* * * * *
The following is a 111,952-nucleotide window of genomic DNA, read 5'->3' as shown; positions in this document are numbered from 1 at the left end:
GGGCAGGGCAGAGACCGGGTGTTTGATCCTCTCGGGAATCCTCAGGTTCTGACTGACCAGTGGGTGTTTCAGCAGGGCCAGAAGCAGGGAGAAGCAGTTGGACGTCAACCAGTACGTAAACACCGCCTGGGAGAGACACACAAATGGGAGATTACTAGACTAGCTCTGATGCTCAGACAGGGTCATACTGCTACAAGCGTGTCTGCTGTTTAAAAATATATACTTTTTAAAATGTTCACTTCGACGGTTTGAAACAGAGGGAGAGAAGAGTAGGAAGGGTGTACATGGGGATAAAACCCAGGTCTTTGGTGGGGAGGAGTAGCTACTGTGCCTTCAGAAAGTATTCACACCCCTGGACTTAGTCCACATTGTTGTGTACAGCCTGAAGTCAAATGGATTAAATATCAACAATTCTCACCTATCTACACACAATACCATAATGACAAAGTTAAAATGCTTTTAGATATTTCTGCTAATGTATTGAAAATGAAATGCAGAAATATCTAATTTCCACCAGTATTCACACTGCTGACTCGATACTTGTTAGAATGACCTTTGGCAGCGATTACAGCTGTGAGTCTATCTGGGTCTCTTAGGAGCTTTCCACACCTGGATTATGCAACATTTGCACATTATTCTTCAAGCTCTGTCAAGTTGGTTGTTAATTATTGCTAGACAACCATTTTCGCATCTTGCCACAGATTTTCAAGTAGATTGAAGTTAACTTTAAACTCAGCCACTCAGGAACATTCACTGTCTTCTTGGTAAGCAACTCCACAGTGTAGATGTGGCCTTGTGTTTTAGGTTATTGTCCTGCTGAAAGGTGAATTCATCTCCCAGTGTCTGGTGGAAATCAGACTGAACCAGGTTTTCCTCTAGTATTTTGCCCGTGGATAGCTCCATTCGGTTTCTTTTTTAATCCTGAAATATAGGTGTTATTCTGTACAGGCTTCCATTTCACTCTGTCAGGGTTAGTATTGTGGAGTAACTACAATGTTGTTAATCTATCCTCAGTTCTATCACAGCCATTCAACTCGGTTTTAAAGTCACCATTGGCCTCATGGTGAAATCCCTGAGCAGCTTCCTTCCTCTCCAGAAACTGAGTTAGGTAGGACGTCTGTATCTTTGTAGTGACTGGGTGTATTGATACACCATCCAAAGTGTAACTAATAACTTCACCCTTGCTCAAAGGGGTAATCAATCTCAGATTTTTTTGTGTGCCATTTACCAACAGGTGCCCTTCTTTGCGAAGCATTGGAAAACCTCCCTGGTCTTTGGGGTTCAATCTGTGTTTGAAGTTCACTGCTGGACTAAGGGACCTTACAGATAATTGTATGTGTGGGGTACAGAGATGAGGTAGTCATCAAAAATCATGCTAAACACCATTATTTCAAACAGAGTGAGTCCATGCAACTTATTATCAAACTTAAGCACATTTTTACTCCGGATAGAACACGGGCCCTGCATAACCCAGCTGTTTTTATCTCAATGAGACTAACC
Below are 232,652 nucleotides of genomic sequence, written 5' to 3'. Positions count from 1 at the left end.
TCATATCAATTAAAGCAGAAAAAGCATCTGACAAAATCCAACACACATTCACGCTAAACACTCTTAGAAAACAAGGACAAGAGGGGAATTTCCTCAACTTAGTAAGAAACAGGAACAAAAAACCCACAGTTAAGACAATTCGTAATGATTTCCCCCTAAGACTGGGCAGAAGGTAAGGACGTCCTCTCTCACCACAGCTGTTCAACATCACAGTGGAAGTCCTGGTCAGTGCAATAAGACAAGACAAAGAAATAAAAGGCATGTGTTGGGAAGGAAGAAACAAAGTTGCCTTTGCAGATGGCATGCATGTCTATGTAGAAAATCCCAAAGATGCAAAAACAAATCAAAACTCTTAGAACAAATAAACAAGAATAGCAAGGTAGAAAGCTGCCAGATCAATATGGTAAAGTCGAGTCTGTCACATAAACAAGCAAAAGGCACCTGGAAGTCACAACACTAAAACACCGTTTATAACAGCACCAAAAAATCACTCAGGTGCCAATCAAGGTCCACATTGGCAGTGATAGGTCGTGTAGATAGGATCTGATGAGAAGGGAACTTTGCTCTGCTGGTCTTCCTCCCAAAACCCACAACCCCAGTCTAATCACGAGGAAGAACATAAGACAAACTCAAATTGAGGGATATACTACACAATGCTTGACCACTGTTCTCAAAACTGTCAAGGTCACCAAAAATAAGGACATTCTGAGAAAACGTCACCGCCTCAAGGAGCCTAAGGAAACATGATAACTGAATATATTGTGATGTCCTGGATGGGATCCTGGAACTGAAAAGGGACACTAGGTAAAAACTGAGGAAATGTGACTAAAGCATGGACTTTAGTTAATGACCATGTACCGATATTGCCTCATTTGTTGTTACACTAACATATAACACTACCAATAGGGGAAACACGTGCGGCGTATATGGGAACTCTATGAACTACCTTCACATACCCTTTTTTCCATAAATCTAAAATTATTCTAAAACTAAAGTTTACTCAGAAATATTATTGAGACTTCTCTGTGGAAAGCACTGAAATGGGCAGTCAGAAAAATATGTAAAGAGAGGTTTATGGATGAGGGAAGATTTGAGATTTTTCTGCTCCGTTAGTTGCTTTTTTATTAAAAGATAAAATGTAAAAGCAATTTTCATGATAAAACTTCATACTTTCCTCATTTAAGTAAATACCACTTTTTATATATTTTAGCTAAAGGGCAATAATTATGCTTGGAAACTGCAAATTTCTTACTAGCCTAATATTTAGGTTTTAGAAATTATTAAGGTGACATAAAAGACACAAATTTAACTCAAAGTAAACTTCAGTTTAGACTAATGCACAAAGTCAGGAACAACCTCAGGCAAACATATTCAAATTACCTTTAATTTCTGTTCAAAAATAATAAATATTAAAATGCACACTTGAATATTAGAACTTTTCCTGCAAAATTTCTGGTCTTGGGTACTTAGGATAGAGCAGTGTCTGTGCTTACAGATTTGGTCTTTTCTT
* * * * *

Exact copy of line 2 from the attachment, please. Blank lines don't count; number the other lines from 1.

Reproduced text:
GGGCAGGGCAGAGACCGGGTGTTTGATCCTCTCGGGAATCCTCAGGTTCTGACTGACCAGTGGGTGTTTCAGCAGGGCCAGAAGCAGGGAGAAGCAGTTGGACGTCAACCAGTACGTAAACACCGCCTGGGAGAGACACACAAATGGGAGATTACTAGACTAGCTCTGATGCTCAGACAGGGTCATACTGCTACAAGCGTGTCTGCTGTTTAAAAATATATACTTTTTAAAATGTTCACTTCGACGGTTTGAAACAGAGGGAGAGAAGAGTAGGAAGGGTGTACATGGGGATAAAACCCAGGTCTTTGGTGGGGAGGAGTAGCTACTGTGCCTTCAGAAAGTATTCACACCCCTGGACTTAGTCCACATTGTTGTGTACAGCCTGAAGTCAAATGGATTAAATATCAACAATTCTCACCTATCTACACACAATACCATAATGACAAAGTTAAAATGCTTTTAGATATTTCTGCTAATGTATTGAAAATGAAATGCAGAAATATCTAATTTCCACCAGTATTCACACTGCTGACTCGATACTTGTTAGAATGACCTTTGGCAGCGATTACAGCTGTGAGTCTATCTGGGTCTCTTAGGAGCTTTCCACACCTGGATTATGCAACATTTGCACATTATTCTTCAAGCTCTGTCAAGTTGGTTGTTAATTATTGCTAGACAACCATTTTCGCATCTTGCCACAGATTTTCAAGTAGATTGAAGTTAACTTTAAACTCAGCCACTCAGGAACATTCACTGTCTTCTTGGTAAGCAACTCCACAGTGTAGATGTGGCCTTGTGTTTTAGGTTATTGTCCTGCTGAAAGGTGAATTCATCTCCCAGTGTCTGGTGGAAATCAGACTGAACCAGGTTTTCCTCTAGTATTTTGCCCGTGGATAGCTCCATTCGGTTTCTTTTTTAATCCTGAAATATAGGTGTTATTCTGTACAGGCTTCCATTTCACTCTGTCAGGGTTAGTATTGTGGAGTAACTACAATGTTGTTAATCTATCCTCAGTTCTATCACAGCCATTCAACTCGGTTTTAAAGTCACCATTGGCCTCATGGTGAAATCCCTGAGCAGCTTCCTTCCTCTCCAGAAACTGAGTTAGGTAGGACGTCTGTATCTTTGTAGTGACTGGGTGTATTGATACACCATCCAAAGTGTAACTAATAACTTCACCCTTGCTCAAAGGGGTAATCAATCTCAGATTTTTTTGTGTGCCATTTACCAACAGGTGCCCTTCTTTGCGAAGCATTGGAAAACCTCCCTGGTCTTTGGGGTTCAATCTGTGTTTGAAGTTCACTGCTGGACTAAGGGACCTTACAGATAATTGTATGTGTGGGGTACAGAGATGAGGTAGTCATCAAAAATCATGCTAAACACCATTATTTCAAACAGAGTGAGTCCATGCAACTTATTATCAAACTTAAGCACATTTTTACTCCGGATAGAACACGGGCCCTGCATAACCCAGCTGTTTTTATCTCAATGAGACTAACC